*It’s a product of military decree ― Fayemi
A former Vice-Chancellor of Ekiti State University, Ado-Ekiti, Professor Akin Oyebode has faulted the ongoing moves by the National Assembly to amend the 1999 constitution, saying what the country need is a new people’s oriented constitution.
Oyebode, a professor of International Law and Jurisprudence noted that there is no amount of amendment to the current 1999 constitution that would make things work for the country, adding that is difficult to review or amend what he described as a forged document.
The elder statesman spoke in Ado-Ekiti, the Ekiti state capital on Tuesday at a public consultation for the amendment of the 1999 constitution organised by the State Committee for the review of the constitution to collate the views and position of residents ahead of the zonal public hearing by the Senate slated for Friday in Akure, Ondo state capital.
He lamented the abandonment of the over 600 resolutions from the 2014 national conference by the present administration, maintaining that when implemented, it would address the lingering challenges bedeviling the country and set the nation on the path of progress and development.
According to him, ” There is nowhere the people came together to produce the 1999 constitution, it is a military document that does not cover the minds and aspirations of the people, it is an injurious constitution.
“I am sorry to disappoint the National Assembly members that the exercise they have commenced is needless because you can’t amend a forged document. We don’t have a constitution, what we have is a military arrangement and the earlier we know this, the better for our country.
“Let me say that when a document is irredeemably faulty, there is no amount of amendment that can make it work. The time is right to put an end to the lie that we are operating a republic, we are only pretending to be.”
Oyebode, who chaired the event however disclosed that the outcomes of the amendment process of the constitution by the national assembly must be subjected to a national referendum,” which will reflect the will and interests of the preponderance of the people.”
He carpeted the presidency’s reaction to the decision of the Southern Governors to ban open grazing, wondering,” I have not seen where a president will be challenging the decisions of state governors.”
Speaking, the Ekiti state governor, Dr Kayode Fayemi described the 1999 constitution as a product of military decree which is defective and fell short of expectations of people in the country.
He called on members of the committee to harmonize the concerns and aspirations of Ekiti people from the event and ensure that they are captured in the amendment process.
Fayemi said,” the step we are taking today is in recognition of the enormity and seriousness attached to the exercise of constitutional review of 1999 Constitution (as amended). We are all aware that the current 1999 Constitution that we are operating is a product of a Military Decree, and as a result, has been subject to endless criticism. One of the main criticisms is that the 1999 Constitution did not emanate from a process of consultation and involvement with the public, nor passed through any referendum.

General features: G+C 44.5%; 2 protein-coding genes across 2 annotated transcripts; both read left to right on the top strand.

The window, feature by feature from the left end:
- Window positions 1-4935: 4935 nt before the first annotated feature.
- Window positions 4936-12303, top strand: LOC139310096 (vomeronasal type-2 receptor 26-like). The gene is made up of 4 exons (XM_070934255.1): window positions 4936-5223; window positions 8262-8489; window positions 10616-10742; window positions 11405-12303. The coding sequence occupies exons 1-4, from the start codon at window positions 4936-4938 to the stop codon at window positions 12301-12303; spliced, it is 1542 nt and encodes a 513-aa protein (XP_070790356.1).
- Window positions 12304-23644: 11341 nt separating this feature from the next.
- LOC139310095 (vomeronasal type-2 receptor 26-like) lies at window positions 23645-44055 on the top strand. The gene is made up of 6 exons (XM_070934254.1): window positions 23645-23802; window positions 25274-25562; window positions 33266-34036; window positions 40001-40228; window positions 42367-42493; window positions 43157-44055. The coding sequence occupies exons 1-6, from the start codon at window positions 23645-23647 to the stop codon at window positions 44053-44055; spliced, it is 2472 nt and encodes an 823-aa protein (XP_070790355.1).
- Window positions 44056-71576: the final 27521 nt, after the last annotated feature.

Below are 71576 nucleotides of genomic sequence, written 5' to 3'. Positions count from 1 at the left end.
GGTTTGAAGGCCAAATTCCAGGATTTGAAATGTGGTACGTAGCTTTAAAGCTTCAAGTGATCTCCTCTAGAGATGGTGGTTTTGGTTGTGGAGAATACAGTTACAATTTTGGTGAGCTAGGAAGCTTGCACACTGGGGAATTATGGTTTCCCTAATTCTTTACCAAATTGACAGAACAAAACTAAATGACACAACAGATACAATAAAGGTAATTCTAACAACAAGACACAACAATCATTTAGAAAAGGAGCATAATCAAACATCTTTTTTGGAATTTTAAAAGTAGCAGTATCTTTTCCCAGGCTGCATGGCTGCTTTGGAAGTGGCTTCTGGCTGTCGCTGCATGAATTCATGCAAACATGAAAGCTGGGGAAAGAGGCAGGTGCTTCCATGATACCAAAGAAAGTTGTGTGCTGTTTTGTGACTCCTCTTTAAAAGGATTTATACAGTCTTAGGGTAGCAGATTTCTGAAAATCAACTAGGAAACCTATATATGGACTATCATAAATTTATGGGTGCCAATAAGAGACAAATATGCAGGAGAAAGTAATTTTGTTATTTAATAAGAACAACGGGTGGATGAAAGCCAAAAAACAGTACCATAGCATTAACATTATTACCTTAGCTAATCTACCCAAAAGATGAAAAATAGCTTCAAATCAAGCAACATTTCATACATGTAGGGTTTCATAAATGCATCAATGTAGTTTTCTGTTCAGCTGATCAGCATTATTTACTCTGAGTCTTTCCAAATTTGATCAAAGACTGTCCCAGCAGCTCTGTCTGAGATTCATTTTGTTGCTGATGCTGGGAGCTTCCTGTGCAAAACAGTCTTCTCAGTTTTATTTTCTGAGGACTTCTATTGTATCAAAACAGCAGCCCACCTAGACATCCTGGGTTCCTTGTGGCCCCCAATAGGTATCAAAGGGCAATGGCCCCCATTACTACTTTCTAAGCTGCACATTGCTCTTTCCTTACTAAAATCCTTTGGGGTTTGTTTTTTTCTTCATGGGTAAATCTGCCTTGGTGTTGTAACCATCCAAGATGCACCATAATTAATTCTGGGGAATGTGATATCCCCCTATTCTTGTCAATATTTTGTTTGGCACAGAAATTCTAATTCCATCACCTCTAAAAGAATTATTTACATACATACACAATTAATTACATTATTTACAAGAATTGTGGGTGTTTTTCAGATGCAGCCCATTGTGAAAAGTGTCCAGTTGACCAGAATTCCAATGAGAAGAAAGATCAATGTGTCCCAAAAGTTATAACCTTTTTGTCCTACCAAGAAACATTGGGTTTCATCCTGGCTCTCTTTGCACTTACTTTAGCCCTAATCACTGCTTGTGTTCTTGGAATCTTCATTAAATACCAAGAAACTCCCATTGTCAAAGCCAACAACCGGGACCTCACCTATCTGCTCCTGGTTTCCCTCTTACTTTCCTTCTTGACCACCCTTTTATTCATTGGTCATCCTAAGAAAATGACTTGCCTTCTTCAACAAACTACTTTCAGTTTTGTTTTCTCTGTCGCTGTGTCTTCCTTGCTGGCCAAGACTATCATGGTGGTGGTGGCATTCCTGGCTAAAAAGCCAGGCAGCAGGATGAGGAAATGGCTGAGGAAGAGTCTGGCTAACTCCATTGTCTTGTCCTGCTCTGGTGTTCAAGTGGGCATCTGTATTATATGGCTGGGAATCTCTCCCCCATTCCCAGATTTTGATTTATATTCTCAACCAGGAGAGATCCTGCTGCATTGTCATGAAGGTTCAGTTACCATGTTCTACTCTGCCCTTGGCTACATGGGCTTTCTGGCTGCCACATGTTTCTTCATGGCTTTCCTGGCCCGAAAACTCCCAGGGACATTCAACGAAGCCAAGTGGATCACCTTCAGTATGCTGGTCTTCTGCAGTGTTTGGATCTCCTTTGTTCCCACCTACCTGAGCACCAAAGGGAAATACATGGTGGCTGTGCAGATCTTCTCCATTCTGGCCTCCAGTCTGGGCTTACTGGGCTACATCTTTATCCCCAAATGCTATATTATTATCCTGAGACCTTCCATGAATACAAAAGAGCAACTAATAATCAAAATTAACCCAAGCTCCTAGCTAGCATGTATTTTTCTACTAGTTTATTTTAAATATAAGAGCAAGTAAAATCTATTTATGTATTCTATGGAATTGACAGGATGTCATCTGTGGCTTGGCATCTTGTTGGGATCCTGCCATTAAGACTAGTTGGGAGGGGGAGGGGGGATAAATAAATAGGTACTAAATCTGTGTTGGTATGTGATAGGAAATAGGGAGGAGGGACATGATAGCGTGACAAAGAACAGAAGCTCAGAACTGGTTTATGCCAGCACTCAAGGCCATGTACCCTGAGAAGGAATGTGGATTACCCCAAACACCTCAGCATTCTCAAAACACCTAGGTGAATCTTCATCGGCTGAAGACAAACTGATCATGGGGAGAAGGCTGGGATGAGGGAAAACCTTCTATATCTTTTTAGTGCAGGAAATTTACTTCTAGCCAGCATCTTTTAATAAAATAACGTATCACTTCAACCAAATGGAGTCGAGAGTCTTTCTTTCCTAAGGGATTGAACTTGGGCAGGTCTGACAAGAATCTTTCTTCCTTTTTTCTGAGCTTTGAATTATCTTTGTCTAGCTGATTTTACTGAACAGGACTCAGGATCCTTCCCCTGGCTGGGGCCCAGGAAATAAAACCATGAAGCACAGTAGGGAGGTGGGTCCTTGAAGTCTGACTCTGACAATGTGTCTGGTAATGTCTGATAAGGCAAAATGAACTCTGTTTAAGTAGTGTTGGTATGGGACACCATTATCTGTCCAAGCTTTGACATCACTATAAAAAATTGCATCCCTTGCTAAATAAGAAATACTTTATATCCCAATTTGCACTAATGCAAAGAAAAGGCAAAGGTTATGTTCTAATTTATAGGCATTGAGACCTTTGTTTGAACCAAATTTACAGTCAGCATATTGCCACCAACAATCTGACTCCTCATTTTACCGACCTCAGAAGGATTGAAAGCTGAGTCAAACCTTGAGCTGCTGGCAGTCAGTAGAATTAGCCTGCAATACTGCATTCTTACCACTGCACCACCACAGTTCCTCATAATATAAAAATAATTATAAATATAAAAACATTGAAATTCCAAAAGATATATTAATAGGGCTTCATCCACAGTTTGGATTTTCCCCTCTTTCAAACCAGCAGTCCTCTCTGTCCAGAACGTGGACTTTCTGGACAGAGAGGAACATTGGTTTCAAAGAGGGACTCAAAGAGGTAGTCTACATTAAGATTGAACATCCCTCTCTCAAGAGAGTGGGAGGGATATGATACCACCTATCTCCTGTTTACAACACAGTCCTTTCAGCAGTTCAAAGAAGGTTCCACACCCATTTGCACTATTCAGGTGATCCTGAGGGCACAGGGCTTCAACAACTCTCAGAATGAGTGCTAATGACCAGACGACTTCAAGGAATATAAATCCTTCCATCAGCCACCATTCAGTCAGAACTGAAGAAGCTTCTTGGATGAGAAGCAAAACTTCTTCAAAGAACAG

“I have no doubt that with experienced members of the Committee, your deliberation will be robust, courageous and vibrant and your recommendations will express the greater aspirations of our people. There is no better time to exhibit and bring to bear your statesmanlike maturity, patriotic considerations and vision to help bring hope and dreams of the public to reality than now.
As you consult and deliberate, I urge you to bear carefully in mind the challenges of our past, the present and the projection for our future. I want you to consider every opinion and allow as many ideas as possible into the discussions.”
On his part, the Attorney General and Commissioner for Justice, Olawale Fapohunda while presenting the position of the state’s executive arm of government said the amendment process is necessary to guarantee the socio-economic development and progress of the state.
He said, ” Nigeria is buckling under the weight of sluggish economic growth, near intractable security concerns and a rise in the popularity of populous, fringe political elements threatening its very existence and the intricate political threads that have held, if precariously, the country together.
“The current constitutional review exercise is yet another opportunity for the country to re-examine where we are as a country and agree on practical steps on how to adapt our Constitution to the tasking and pressing demands of national governance and contemporary realities.
“For us in Ekiti State, we are actively participating in this Constitutional Review Process not simply for the sake of it but because we are determined to ensure that the final outcome of this process responds to some of the concerns that have dominated our socio-economic and political development. While undoubtedly there are issues that we share in common with most States in Nigeria, there are certain matters that will be subject of our focused attention.”
Fapohunda revealed that the state would be interested in four critical areas in the amendment process which include; holistic police reform, an effective policing system that would guarantee the safety of lives and property, the rights of women and true federalism with the devolution of more power to the federating units.
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